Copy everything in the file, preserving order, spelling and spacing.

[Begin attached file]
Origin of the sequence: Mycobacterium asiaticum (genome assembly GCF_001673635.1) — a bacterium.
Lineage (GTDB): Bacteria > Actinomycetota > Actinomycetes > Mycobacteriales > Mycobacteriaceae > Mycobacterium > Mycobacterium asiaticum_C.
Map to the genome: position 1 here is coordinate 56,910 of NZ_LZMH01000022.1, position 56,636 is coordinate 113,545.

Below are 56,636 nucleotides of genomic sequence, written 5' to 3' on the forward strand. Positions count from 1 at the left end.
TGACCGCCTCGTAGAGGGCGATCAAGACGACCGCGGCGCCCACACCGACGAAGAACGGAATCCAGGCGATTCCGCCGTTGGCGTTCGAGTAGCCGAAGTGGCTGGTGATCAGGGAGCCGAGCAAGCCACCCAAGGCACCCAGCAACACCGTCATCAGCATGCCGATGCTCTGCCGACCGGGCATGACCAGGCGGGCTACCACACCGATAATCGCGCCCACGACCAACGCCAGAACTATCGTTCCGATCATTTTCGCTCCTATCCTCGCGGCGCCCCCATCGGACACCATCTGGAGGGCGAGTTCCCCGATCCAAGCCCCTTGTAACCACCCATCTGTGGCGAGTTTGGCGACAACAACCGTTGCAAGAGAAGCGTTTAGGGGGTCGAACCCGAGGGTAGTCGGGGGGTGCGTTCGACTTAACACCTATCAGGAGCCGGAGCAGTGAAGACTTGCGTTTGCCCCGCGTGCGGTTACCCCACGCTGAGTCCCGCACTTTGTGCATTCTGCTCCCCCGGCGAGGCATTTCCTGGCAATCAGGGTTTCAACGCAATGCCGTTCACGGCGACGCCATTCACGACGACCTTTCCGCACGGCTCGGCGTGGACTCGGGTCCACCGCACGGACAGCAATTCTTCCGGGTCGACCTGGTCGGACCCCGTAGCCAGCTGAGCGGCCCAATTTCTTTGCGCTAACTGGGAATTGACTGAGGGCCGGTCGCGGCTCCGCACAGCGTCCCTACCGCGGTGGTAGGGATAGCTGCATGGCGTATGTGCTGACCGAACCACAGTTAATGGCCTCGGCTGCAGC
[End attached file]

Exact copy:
Origin of the sequence: Mycobacterium asiaticum (genome assembly GCF_001673635.1) — a bacterium.
Lineage (GTDB): Bacteria > Actinomycetota > Actinomycetes > Mycobacteriales > Mycobacteriaceae > Mycobacterium > Mycobacterium asiaticum_C.
Map to the genome: position 1 here is coordinate 56,910 of NZ_LZMH01000022.1, position 56,636 is coordinate 113,545.

Below are 56,636 nucleotides of genomic sequence, written 5' to 3' on the forward strand. Positions count from 1 at the left end.
TGACCGCCTCGTAGAGGGCGATCAAGACGACCGCGGCGCCCACACCGACGAAGAACGGAATCCAGGCGATTCCGCCGTTGGCGTTCGAGTAGCCGAAGTGGCTGGTGATCAGGGAGCCGAGCAAGCCACCCAAGGCACCCAGCAACACCGTCATCAGCATGCCGATGCTCTGCCGACCGGGCATGACCAGGCGGGCTACCACACCGATAATCGCGCCCACGACCAACGCCAGAACTATCGTTCCGATCATTTTCGCTCCTATCCTCGCGGCGCCCCCATCGGACACCATCTGGAGGGCGAGTTCCCCGATCCAAGCCCCTTGTAACCACCCATCTGTGGCGAGTTTGGCGACAACAACCGTTGCAAGAGAAGCGTTTAGGGGGTCGAACCCGAGGGTAGTCGGGGGGTGCGTTCGACTTAACACCTATCAGGAGCCGGAGCAGTGAAGACTTGCGTTTGCCCCGCGTGCGGTTACCCCACGCTGAGTCCCGCACTTTGTGCATTCTGCTCCCCCGGCGAGGCATTTCCTGGCAATCAGGGTTTCAACGCAATGCCGTTCACGGCGACGCCATTCACGACGACCTTTCCGCACGGCTCGGCGTGGACTCGGGTCCACCGCACGGACAGCAATTCTTCCGGGTCGACCTGGTCGGACCCCGTAGCCAGCTGAGCGGCCCAATTTCTTTGCGCTAACTGGGAATTGACTGAGGGCCGGTCGCGGCTCCGCACAGCGTCCCTACCGCGGTGGTAGGGATAGCTGCATGGCGTATGTGCTGACCGAACCACAGTTAATGGCCTCGGCTGCAGC